Almost a year ago I spoke at Midwest Craft Con and from the stage I asked by a show of hands how many of the 200 or so people in the audience had a day job in addition to their craft business. From where I stood it looked like nearly every hand in the room went up.
It’s hard to make craft your full-time job. It’s not impossible for sure, but it will likely require piecing together a whole variety of different income streams including designing, teaching, writing, and speaking, and it will likely take time to build. Despite what the Etsy blog glorifies, it may not be a great idea to quit your day job, at least not right away.
I’m always struck by how much time and perseverance it takes to build a successful business. This morning I interview Mimi Goodwin of MimiG Style for the podcast (tune in on Monday to hear the episode) and we were tracing the history of her wildly successful blog. “Oh I’ve been blogging since 2008,” she told me. “I just didn’t get serious until 2012.” Between those years she had a runway show and learned that she didn’t want to make couture clothing collections. She made clothes to order and learned she didn’t want to do that either. The whole time she had a day job. It wasn’t until she hit upon selling video tutorials that she had was able to create a business she both enjoyed and turned a profit, but that took years. And it took even more years after that before she got sponsorships from big brands like Target and Revlon.
There’s a saying, “It takes 20 years to become an overnight success,” and while the internet seems to have sped things up a bit, I think there’s a fundamental truth here. And yet, we seem to be in this sort of gold rush moment in the creative entrepreneurship space. You read these stories all the time about six figure course launches and astronomical revenue growth and they almost always come with the promise that you can do the same. And that you can do it fast – in seven weeks or 10 days even. It feels like the Wild West.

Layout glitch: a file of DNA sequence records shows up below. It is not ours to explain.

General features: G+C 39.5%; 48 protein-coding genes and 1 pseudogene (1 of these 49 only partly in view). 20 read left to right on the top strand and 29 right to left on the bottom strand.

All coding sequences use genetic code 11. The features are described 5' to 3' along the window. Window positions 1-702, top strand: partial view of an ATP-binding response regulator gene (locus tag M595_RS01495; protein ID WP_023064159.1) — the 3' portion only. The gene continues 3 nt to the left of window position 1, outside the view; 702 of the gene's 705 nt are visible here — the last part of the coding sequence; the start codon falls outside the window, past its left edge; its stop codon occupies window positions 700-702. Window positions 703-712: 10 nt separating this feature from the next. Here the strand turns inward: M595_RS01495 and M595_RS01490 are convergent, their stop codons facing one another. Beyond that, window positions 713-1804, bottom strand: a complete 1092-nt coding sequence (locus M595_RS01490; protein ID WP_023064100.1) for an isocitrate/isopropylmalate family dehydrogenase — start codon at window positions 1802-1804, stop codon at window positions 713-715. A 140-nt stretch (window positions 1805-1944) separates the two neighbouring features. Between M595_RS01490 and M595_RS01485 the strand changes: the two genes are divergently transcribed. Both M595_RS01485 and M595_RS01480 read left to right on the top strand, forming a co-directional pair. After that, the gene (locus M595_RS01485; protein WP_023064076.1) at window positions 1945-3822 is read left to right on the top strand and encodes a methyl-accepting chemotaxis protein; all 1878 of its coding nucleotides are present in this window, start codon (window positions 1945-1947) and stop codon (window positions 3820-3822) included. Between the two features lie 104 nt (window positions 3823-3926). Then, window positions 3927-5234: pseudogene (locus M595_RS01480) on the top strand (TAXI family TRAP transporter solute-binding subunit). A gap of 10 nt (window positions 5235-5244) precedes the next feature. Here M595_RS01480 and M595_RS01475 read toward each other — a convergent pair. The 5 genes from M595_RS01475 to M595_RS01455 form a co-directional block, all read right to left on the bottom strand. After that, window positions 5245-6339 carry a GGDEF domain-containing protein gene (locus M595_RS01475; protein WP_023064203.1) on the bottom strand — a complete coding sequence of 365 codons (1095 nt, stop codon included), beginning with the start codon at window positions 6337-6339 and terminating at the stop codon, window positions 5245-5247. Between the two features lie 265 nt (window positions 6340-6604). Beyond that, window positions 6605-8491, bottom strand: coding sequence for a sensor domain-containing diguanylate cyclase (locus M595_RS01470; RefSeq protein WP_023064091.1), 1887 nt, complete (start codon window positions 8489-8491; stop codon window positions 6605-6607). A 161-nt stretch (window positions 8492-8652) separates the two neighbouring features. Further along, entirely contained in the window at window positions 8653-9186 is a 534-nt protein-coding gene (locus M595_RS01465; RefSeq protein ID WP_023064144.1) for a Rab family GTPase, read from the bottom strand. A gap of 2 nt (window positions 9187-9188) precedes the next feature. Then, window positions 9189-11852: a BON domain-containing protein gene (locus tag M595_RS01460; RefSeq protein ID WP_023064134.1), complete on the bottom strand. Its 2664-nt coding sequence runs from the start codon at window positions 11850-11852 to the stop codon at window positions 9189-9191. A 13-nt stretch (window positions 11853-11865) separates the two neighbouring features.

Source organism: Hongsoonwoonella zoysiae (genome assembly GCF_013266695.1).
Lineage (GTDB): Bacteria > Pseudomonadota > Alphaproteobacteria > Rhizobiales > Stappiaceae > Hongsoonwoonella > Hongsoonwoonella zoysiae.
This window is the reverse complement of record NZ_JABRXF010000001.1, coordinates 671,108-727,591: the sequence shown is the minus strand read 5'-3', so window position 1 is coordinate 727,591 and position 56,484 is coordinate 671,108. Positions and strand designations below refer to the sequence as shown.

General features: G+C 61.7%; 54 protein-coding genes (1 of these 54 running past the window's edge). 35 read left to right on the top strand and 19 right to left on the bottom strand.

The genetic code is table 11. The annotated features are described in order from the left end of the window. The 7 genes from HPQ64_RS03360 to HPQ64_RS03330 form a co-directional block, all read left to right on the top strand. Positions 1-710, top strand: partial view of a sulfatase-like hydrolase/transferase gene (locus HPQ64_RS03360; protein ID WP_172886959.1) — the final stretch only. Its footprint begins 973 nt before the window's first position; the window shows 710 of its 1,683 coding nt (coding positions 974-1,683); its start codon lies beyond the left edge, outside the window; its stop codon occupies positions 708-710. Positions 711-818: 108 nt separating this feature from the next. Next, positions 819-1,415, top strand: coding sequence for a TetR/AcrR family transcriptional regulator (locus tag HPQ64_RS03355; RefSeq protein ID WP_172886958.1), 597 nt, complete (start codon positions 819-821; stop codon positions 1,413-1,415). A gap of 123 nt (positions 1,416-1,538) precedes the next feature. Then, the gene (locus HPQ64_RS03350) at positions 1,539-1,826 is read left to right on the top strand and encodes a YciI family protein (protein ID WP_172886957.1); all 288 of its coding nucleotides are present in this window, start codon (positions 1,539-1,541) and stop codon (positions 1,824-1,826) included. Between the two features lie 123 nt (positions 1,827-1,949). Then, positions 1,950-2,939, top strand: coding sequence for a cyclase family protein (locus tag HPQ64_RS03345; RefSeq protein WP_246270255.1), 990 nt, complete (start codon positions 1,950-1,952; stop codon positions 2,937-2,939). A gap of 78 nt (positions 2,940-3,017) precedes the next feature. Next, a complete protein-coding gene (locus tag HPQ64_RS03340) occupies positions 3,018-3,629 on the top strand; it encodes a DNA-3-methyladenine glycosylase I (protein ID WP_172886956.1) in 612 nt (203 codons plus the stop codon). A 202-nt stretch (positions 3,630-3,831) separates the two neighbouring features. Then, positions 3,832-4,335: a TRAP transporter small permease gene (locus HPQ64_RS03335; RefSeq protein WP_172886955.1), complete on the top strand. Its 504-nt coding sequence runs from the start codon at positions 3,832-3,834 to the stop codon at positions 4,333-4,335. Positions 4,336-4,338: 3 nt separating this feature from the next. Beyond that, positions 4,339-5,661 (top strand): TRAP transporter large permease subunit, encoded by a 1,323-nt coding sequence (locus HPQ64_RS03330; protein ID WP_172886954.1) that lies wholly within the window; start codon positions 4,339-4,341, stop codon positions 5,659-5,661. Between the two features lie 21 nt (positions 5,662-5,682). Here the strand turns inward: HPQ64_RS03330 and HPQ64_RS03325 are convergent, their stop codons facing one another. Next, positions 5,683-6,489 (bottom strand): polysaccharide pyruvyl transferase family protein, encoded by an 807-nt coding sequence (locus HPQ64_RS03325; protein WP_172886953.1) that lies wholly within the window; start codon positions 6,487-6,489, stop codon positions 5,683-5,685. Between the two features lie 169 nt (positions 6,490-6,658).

This year I’ve been thinking about where I fit in all this. I have no interest in being a “guru” or “building a tribe” and I’m not a #girlboss, but I do give advice to creative people about how to build a business online. And I just launched an ecourse which 114 people bought. I thought about and worked on the content for that course for six months and one of the reasons it took me so long was my discomfort with gold game, to learn more about this market, readhere about the best gold ira custodians reviews. It’s not that I don’t believe in growth, or even quick growth. It’s that I don’t think that model is replicable for most people, nor is it desirable. But I do believe that a solid email list will help you grow your creative business so I went for it and made the course.
I was talking with my friend from Biticodes, Vanessa Lauria, about this not too long ago. She’s a weaver and she had some smart reflections on the moment we’re in.
Making art while under a cloud of financial responsibilities can really dampen creative expression. There is so much #girlboss floating around social media lately, that there’s almost shame if it isn’t working out quite as you’d imagined and, in some ways, been promised. All the solo entrepreneur 20-something gurus with webinars every other day explaining how to ‘double your following in a month’ or ‘learn how to make 4-5 figures a month’ can be misleading and overwhelming. I think it’s important to realize that success comes in many forms and there is no determined timeline for a careerpath (or lifepath).
I think we need to ask ourselves where we cross the line from offering helpful advice to offering predatory get rich quick schemes. Is it really fair to pressure someone to invest in expensive software, to create landing pages and sales funnels, when they’re just getting off the ground? What about the benefits of slow growth, the kind that allows you to figure out your hidden talents and forge real relationships with colleagues and customers?
Nobody has a formal education in social media marketing and even if that existed it would become outdated almost instantly, which means becoming an expert is as easy as declaring yourself one. When you become successful the expertise you gain does have value to people who are striving to do the same and, as many of us have found out, you can sell that expertise. Is it unethical to make big promises of fortune when that’s likely only realistic for a small minority of people? Or is it empowering?